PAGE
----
Tamar Keren-Portnoy
Senior Lecturer

Profile

Biography

Tamar Keren-Portnoy is a developmental psychologist, specialising in the study of first language acquisition. Her main interests are in child phonology and early syntax. She studies the move from babble to first words and very early syntax, focussing on the effects of production on perception, memory and future learning. She received her BA, MA and PhD in Psychology from the Hebrew University of Jerusalem, Israel.

Career

2014 - Senior Lecturer University of York
2010 - 2014 Lecturer University of York
2006 - 2010 Research Fellow University of York
2003 - 2006 Research Officer, School of Psychology University of Wales
2002 PhD in Psychology Hebrew University of Jerusalem
1997 MA in Psychology Hebrew University of Jerusalem
1992 BA in Psychology and General studies Hebrew University of Jerusalem

Departmental roles

  • Undergraduate Admissions Tutor
  • Outreach Coordinator
  • Coordinator for Postgraduate Training

Research

Overview

My primary focus in studying both syntactic and phonological development has been on understanding how current skills promote further learning. In syntax this has meant studying facilitation effects of early verbs or structures on later ones, as well as understanding what makes new learning easy or hard. In phonology I am interested in understanding the contribution of sound production (babble or speech) on the way infants and toddlers listen to language, perceive and remember new words. I am also more generally interested in understanding how phonological knowledge is constructed in its very early stages in both typically developing and late-to-talk toddlers. In all my research I take an empiricist, constructivist, perspective.

I use naturalistic observation data as well as experimental methods with both infants and toddlers. The infant experiments have involved Head Turn Preference Procedure, and the toddler experiments make use of word learning and word identification tasks.

Grants

  • Economic and Social Research Council 
2009-2012. Psychological reality of early word templates: A cross-linguistic study. Co-I with T. Keren-Portnoy, R. A. DePaolis, G. Khattab & S. Wauquier. This study is designed to explore the idea of whole-word phonology, or phonological templates, in several ways:
    • experimentally, we have tested over 30 two-year-olds on both word-form recognition and word learning, using stimuli designed to fit patterns that the children were found to be using in production.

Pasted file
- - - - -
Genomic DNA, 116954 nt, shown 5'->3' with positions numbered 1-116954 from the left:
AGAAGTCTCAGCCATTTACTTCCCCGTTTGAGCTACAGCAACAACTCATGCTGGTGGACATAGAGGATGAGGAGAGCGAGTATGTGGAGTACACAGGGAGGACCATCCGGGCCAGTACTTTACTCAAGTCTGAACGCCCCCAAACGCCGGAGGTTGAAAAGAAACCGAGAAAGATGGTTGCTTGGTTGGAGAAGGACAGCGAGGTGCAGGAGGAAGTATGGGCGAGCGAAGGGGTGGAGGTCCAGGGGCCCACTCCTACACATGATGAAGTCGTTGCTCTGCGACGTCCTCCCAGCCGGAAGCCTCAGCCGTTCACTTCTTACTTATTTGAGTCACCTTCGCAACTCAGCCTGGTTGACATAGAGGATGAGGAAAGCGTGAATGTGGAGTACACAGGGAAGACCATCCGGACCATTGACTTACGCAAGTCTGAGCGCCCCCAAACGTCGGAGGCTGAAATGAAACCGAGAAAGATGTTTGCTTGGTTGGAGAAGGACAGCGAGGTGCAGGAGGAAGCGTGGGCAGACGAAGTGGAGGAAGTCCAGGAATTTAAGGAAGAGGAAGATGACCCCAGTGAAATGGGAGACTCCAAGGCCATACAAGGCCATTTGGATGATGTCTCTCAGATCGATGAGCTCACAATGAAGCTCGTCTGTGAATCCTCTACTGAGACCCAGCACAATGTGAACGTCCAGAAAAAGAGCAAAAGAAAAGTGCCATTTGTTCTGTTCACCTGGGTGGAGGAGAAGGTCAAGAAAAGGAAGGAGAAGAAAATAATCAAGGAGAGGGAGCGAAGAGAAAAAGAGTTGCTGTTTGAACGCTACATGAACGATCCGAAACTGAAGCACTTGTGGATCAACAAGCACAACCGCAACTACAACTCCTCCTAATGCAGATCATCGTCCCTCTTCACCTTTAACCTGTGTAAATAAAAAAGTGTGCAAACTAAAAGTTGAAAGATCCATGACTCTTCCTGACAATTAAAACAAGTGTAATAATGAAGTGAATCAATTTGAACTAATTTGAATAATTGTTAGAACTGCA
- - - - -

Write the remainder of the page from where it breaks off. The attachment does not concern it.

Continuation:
• typologically, we are following 6-10 children in each of three locations – Beirut, Paris, and York – from the end of the single-word period to one year later.
    • quantitatively, we intend to test the relationship of template use to rate of word learning.
  • Economic and Social Research Council 
2009 -1010. Exploring cultural impact on segmentation and first word recognition. T. Keren-Portnoy, M. M. Vihman & R. A. DePaolis. ESRC. This study has been looking at differences in the US vs. the UK in both infant-directed speech in the prelinguistic period and in early word recognition and segmentation.

Past grants:

  • Economic and Social Research Council 2006-2009. Late talking toddlers: Relating phonological to lexical development. M. Vihman, T. Keren-Portnoy, & J. Lum.
  • Economic and Social Research Council 2007-2009 Dynamic interactions between perception and production: An Integrated experimental and observational study. M. Vihman & T. Keren-Portnoy.
  • Marie Curie Intra-European Fellowship within the 6th European Community Framework Programme. 2004-2006 The role of production practice in language development.

Collaborators

  • Marilyn Vihman
  • Rory DePaolis
  • Paul Foulkes
  • Eytan Zweig
  • Michael Keren

External activities

Memberships

  • 2010 -, Member of ESRC Peer Review College

Contact details

Tamar Keren-Portnoy
Senior Lecturer
Department of Language and Linguistic Science
Room: V/B/220, Vanbrugh College B Block
University of York
Heslington
York
YO10 5DD

Tel: (0)1904 323614

https://www.york.ac.uk/language/research/projects/babylab/